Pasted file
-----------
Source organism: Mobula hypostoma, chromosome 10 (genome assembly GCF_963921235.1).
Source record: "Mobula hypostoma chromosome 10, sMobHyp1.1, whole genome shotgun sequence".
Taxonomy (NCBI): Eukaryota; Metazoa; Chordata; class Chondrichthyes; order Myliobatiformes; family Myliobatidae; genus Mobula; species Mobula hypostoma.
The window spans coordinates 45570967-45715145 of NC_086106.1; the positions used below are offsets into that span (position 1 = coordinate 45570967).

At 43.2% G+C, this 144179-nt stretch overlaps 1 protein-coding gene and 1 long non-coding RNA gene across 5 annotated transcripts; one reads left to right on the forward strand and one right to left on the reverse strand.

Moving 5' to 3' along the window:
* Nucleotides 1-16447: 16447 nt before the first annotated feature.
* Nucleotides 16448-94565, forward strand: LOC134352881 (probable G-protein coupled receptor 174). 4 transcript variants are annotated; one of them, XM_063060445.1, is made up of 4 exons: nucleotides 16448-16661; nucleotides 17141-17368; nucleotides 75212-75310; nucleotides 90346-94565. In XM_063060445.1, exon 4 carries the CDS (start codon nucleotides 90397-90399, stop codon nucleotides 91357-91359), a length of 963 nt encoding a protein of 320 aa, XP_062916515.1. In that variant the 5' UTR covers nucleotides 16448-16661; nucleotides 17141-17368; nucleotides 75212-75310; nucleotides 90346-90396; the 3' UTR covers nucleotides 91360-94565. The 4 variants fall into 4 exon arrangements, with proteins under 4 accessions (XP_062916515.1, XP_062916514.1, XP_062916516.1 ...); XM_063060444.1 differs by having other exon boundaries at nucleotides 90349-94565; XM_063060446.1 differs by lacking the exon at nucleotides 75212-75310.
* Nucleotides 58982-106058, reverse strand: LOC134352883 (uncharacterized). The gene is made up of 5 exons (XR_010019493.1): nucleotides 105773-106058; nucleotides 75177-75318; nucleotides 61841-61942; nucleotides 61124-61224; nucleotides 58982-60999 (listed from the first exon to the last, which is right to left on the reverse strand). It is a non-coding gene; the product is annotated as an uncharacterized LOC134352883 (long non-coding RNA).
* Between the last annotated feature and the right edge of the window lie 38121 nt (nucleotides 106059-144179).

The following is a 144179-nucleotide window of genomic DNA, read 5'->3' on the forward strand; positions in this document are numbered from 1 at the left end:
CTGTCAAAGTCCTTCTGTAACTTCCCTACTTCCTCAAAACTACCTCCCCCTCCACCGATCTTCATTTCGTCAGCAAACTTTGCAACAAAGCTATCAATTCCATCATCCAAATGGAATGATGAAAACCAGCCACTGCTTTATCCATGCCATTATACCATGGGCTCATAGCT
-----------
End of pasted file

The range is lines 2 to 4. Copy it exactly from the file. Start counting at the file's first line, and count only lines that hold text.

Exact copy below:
Source record: "Mobula hypostoma chromosome 10, sMobHyp1.1, whole genome shotgun sequence".
Taxonomy (NCBI): Eukaryota; Metazoa; Chordata; class Chondrichthyes; order Myliobatiformes; family Myliobatidae; genus Mobula; species Mobula hypostoma.
The window spans coordinates 45570967-45715145 of NC_086106.1; the positions used below are offsets into that span (position 1 = coordinate 45570967).